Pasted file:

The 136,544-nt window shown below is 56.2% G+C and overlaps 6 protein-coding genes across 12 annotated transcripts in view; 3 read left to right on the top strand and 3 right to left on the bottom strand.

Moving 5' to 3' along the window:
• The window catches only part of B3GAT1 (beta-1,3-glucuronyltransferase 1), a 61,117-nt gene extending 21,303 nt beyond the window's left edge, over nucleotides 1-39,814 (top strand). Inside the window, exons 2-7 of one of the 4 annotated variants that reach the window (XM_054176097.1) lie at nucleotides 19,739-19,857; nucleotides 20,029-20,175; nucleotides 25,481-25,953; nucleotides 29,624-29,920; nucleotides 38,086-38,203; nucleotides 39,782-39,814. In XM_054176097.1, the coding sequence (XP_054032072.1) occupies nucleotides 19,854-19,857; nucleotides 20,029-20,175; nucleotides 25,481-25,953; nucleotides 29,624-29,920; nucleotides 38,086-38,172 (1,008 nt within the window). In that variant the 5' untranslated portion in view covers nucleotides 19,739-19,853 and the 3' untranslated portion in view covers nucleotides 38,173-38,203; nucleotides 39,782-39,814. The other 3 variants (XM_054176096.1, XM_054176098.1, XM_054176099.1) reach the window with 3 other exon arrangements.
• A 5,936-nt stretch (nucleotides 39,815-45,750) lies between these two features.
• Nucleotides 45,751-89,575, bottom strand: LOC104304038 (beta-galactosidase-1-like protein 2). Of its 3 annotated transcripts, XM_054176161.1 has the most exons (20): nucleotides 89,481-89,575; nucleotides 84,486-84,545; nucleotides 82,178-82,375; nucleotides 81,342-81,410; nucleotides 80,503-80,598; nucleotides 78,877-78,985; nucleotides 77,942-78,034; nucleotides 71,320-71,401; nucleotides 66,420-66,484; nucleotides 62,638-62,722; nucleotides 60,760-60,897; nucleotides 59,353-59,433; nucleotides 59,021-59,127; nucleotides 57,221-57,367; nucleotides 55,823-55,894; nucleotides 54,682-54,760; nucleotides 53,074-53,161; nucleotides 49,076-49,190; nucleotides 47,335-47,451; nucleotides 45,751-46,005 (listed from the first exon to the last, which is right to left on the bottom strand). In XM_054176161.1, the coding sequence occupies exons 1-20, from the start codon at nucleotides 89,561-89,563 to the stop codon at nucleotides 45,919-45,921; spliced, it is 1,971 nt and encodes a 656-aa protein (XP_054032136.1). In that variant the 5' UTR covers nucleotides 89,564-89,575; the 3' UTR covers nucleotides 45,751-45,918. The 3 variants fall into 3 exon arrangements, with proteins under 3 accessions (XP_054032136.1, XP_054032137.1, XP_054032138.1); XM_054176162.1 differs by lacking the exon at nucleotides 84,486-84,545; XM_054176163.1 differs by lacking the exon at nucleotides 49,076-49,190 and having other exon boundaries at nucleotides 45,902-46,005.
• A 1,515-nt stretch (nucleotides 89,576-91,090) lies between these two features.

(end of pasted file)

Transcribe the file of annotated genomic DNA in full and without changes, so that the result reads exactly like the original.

The 136,544-nt window shown below is 56.2% G+C and overlaps 6 protein-coding genes across 12 annotated transcripts in view; 3 read left to right on the top strand and 3 right to left on the bottom strand.

Moving 5' to 3' along the window:
• The window catches only part of B3GAT1 (beta-1,3-glucuronyltransferase 1), a 61,117-nt gene extending 21,303 nt beyond the window's left edge, over nucleotides 1-39,814 (top strand). Inside the window, exons 2-7 of one of the 4 annotated variants that reach the window (XM_054176097.1) lie at nucleotides 19,739-19,857; nucleotides 20,029-20,175; nucleotides 25,481-25,953; nucleotides 29,624-29,920; nucleotides 38,086-38,203; nucleotides 39,782-39,814. In XM_054176097.1, the coding sequence (XP_054032072.1) occupies nucleotides 19,854-19,857; nucleotides 20,029-20,175; nucleotides 25,481-25,953; nucleotides 29,624-29,920; nucleotides 38,086-38,172 (1,008 nt within the window). In that variant the 5' untranslated portion in view covers nucleotides 19,739-19,853 and the 3' untranslated portion in view covers nucleotides 38,173-38,203; nucleotides 39,782-39,814. The other 3 variants (XM_054176096.1, XM_054176098.1, XM_054176099.1) reach the window with 3 other exon arrangements.
• A 5,936-nt stretch (nucleotides 39,815-45,750) lies between these two features.
• Nucleotides 45,751-89,575, bottom strand: LOC104304038 (beta-galactosidase-1-like protein 2). Of its 3 annotated transcripts, XM_054176161.1 has the most exons (20): nucleotides 89,481-89,575; nucleotides 84,486-84,545; nucleotides 82,178-82,375; nucleotides 81,342-81,410; nucleotides 80,503-80,598; nucleotides 78,877-78,985; nucleotides 77,942-78,034; nucleotides 71,320-71,401; nucleotides 66,420-66,484; nucleotides 62,638-62,722; nucleotides 60,760-60,897; nucleotides 59,353-59,433; nucleotides 59,021-59,127; nucleotides 57,221-57,367; nucleotides 55,823-55,894; nucleotides 54,682-54,760; nucleotides 53,074-53,161; nucleotides 49,076-49,190; nucleotides 47,335-47,451; nucleotides 45,751-46,005 (listed from the first exon to the last, which is right to left on the bottom strand). In XM_054176161.1, the coding sequence occupies exons 1-20, from the start codon at nucleotides 89,561-89,563 to the stop codon at nucleotides 45,919-45,921; spliced, it is 1,971 nt and encodes a 656-aa protein (XP_054032136.1). In that variant the 5' UTR covers nucleotides 89,564-89,575; the 3' UTR covers nucleotides 45,751-45,918. The 3 variants fall into 3 exon arrangements, with proteins under 3 accessions (XP_054032136.1, XP_054032137.1, XP_054032138.1); XM_054176162.1 differs by lacking the exon at nucleotides 84,486-84,545; XM_054176163.1 differs by lacking the exon at nucleotides 49,076-49,190 and having other exon boundaries at nucleotides 45,902-46,005.
• A 1,515-nt stretch (nucleotides 89,576-91,090) lies between these two features.